Artsy recently laid off 15% of its employees, from different departments. The worsening economic situation and the fear of an even bigger recession influenced the decision of this online auction house. Chief executive Mike Steib called the laid off people to discuss their severance contract. He also suggested ones working in NY, work from home, so that everybody can process the news.
Artsy’s First Decade Fast Growing
Artsy representative confirmed information about dismissed workers: “This decision was not made lightly, but allows us to continue to operate sustainably and support our thousands of gallery partners and the artists they serve”. This online art marketplace is relatively new in the art world. Carter Cleveland founded the institution back in 2009, but went public three years later.
In the ensuing ten years, the company’s business strategy changed significantly. The Art Genome Project was a pilot undertaking, and it took on algorithmic learning to categorize and forecast users’ preferences in artwork. The tool later evolved into a monthly membership assistance, where galleries pay a fee for displaying art on the system.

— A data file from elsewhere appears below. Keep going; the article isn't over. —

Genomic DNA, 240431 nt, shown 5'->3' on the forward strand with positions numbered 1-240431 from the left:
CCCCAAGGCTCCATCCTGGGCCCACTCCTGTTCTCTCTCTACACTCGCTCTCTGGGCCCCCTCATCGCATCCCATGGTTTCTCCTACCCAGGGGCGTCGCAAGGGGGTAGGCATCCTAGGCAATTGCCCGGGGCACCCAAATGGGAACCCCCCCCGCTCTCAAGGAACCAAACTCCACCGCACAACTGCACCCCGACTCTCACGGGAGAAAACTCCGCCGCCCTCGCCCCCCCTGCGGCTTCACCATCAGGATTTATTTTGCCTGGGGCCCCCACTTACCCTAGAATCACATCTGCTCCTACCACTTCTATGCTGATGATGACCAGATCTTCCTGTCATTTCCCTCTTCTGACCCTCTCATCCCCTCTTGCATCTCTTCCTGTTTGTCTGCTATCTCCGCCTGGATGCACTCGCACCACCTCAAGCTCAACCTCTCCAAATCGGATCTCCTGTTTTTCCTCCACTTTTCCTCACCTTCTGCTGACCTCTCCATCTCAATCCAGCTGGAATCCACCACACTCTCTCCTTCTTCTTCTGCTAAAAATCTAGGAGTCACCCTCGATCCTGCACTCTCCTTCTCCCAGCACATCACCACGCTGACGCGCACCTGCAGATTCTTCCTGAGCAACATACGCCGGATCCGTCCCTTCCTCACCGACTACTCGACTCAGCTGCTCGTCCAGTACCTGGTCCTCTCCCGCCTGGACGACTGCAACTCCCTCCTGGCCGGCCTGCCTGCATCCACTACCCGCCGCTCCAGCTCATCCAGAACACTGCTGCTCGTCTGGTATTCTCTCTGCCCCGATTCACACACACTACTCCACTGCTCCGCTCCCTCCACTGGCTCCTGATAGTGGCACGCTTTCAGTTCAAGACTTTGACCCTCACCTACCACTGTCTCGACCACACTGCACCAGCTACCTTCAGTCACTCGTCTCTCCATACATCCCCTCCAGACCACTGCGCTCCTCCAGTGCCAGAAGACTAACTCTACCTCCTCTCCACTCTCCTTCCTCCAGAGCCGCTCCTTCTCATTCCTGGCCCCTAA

One financing round in 2017 raised $50 million at a valuation of $275 million. Subsequent phases of funding combined to raise $100 million in investments. It boasted a who’s who of high-profile investors from art and tech, including mega-gallerist Larry Gagosian, art collector and founder of Moscow’s Garage Museum of Contemporary Art Dasha Zhukova, Twitter and Block founder Jack Dorsey, and art collector Wendi Deng Murdoch.
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Changes in Business
Artsy declared its first substantial cutbacks in February 2019 and then let go of another 20 staff members from its editing, communications, and curation departments. Before these cutbacks, co-funder Sebastian Cwilich stepped down as president and chief operating officer after a decade, in order to move to the Gagosian gallery. That June, Steib (formerly of XO Group Inc.) joined as CEO.
The 2019 layoffs were a result of the business’s attempts to concentrate on its artistic industry, Simon Warren, senior director of communications said. “A very modest single-digit reduction in our workforce will help support this increased investment in our marketplace…as well as our continued investment in Artsy’s editorial platform”, Warren wrote.
In 2020, as the coronavirus forced non-essential businesses to shutter, most galleries with money to spare moved their dealings online. Artsy, which bills itself as the art world’s largest digital sales platform with 1.7 million users, controversially raised its monthly membership prices mid-March 2020 by 40%.